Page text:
TODAY AROUND THE WORLD City Acapulco Amsterdam Athens Baghdad Bangkok Barbados Beijing Berlin Budapest Buenos Aires Cairo Calgary Cancun Cape Town Dublin Frankfurt

L

H

W

70 32 48 46 79 75 27 27 30 74 55 -3 74 61 39 27

85 43 63 66 93 82 43 41 35 82 72 14 83 79 50 43

sunny partly cloudy partly cloudy mostly sunny showers showers partly cloudy partly sunny snow thunderstorms partly cloudy partly sunny thunderstorms partly cloudy partly cloudy partly sunny

City

L

H

W

Geneva Hong Kong Istanbul Jakarta Jerusalem Johannesburg Kabul London Madrid Mecca Mexico City Montreal Moscow Nassau Nairobi New Delhi

30 67 43 77 43 59 38 43 43 64 49 36 15 74 59 55

44 72 49 86 61 75 55 48 57 89 75 39 22 84 80 79

partly sunny cloudy cloudy showers partly cloudy thunderstorms showers rain partly cloudy sunny partly cloudy rain cloudy partly cloudy partly cloudy partly cloudy

____________________________________________________________________________________________________________________________

+ 0.37 + 0.30 - 0.01 - 0.01 + 0.08

Very unhealthy

Good

40s

60s

____________________________________________________________________________________________________________________________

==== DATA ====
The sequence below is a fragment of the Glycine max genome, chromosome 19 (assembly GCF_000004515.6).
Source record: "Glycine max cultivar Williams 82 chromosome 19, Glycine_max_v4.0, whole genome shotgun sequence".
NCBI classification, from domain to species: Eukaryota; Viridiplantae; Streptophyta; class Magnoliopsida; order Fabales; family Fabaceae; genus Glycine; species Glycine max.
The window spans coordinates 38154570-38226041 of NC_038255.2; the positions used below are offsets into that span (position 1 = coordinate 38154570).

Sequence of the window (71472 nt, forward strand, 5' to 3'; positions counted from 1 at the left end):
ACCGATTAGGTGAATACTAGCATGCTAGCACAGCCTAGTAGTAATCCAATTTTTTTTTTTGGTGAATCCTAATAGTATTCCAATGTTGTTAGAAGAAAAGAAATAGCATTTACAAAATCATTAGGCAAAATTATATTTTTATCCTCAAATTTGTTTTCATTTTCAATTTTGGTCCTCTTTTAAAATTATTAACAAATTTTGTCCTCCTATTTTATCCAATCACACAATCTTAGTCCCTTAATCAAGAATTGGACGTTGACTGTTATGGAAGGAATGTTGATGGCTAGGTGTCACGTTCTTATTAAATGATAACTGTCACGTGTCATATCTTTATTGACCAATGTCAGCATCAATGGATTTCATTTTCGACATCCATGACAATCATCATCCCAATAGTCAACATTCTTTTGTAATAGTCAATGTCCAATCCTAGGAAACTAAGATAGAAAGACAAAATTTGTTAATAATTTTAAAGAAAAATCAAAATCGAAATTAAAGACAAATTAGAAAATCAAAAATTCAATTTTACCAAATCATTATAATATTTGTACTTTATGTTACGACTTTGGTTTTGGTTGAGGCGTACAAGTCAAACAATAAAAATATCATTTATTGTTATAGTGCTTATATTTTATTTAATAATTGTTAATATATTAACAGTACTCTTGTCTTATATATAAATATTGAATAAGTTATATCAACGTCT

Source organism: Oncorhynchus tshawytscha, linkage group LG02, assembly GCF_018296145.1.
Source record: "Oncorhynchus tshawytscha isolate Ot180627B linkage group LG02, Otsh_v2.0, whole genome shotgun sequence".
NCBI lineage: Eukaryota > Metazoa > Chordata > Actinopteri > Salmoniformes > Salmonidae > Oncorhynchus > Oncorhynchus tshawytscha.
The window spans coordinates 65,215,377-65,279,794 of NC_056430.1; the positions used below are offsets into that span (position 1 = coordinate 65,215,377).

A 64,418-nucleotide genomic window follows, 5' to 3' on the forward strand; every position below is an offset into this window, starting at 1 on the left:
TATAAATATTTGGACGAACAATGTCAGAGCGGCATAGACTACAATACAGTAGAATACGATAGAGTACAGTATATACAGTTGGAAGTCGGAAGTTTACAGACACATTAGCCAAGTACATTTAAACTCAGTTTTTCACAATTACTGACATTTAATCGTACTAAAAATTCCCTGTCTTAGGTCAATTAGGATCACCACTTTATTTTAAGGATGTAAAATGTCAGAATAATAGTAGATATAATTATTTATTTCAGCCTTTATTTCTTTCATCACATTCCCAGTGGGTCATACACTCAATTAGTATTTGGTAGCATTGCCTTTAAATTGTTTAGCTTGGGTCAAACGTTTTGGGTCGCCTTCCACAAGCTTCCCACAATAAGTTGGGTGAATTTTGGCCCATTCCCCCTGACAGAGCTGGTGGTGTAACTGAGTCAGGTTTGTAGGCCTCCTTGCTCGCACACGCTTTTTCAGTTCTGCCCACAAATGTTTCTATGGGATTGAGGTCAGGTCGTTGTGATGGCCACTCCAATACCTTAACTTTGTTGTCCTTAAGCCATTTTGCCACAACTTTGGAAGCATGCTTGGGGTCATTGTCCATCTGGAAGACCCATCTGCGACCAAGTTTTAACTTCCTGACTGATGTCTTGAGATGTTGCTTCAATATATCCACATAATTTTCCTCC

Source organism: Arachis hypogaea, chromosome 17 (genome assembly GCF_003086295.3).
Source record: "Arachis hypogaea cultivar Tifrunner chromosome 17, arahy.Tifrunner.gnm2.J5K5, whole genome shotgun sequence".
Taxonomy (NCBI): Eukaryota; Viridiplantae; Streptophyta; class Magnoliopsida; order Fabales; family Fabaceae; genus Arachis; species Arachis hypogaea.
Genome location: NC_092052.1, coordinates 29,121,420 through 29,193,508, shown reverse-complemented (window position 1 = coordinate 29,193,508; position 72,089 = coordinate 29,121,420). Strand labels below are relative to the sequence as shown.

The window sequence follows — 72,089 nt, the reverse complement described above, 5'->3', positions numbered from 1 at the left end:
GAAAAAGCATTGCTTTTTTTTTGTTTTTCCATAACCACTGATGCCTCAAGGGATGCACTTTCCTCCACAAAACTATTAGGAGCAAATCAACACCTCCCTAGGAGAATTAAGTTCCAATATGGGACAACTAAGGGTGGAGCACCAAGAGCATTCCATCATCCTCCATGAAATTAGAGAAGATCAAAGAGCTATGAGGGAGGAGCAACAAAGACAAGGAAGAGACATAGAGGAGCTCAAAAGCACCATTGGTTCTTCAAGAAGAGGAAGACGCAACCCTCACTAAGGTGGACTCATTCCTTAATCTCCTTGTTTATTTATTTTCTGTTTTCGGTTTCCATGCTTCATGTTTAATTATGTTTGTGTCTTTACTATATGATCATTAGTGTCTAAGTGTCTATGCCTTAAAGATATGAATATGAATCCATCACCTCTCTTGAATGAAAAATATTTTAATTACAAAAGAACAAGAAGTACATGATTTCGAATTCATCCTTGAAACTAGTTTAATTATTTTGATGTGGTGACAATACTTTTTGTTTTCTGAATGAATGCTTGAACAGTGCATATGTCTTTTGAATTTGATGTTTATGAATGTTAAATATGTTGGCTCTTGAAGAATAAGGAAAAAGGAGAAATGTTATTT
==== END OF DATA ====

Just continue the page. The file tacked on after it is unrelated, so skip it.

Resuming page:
MISSOURI RIVER Kansas City 32 8.07 23 3.76 Jefferson City 21 2.84 Hermann 20 0.90 Washington 25 St. Charles 7.21 MISSISSIPPI RIVER Hannibal 16 10.72 Louisiana 15 12.04 Dam 24 25 15.08 Dam 25 26 14.84 Grafton 18 15.72 M.Price, Pool 419 419.30 M.Price, Tail. 21 3.97 St Louis 30 1.03 Chester 27 3.99 Cape Girardeau 32 11.86

24-Hr Change

TODAY’S AIR QUALITY

___________________________________________________________________________________________________________________________________________________________

RIVER STAGES

0.89” 1.42” 1.52” 2.65” 3.92”

___________________________________________________________________________________________________________________________________________________________

PRECIPITATION Last 24 hrs Month (Total) Month (Normal) Year (Total) Year (Normal)

62° 51° 46° 28° 77° -3° 72° 41°

60s 60s

70s

City

W

30s

30s

20s

Snow

40s

Alaska Low: -12°

ALMANAC Asof7P.M.atLambertField TEMPERATURES High (3:59 p.m.) Low (12:10 a.m.) Average High Average Low Record High (2016) Record Low (1936) High Last Year Low Last Year

20s

32°/38° 30°/49° 44°/58° 45°/57°

Shown are this morning’s lows and today’s highs L

30s 60s

WEDNESDAY THURSDAY

10s

_______________________________________________________________________________________________________________________________________________________________________________________________________________________________________________________________________________________________________________________________________________________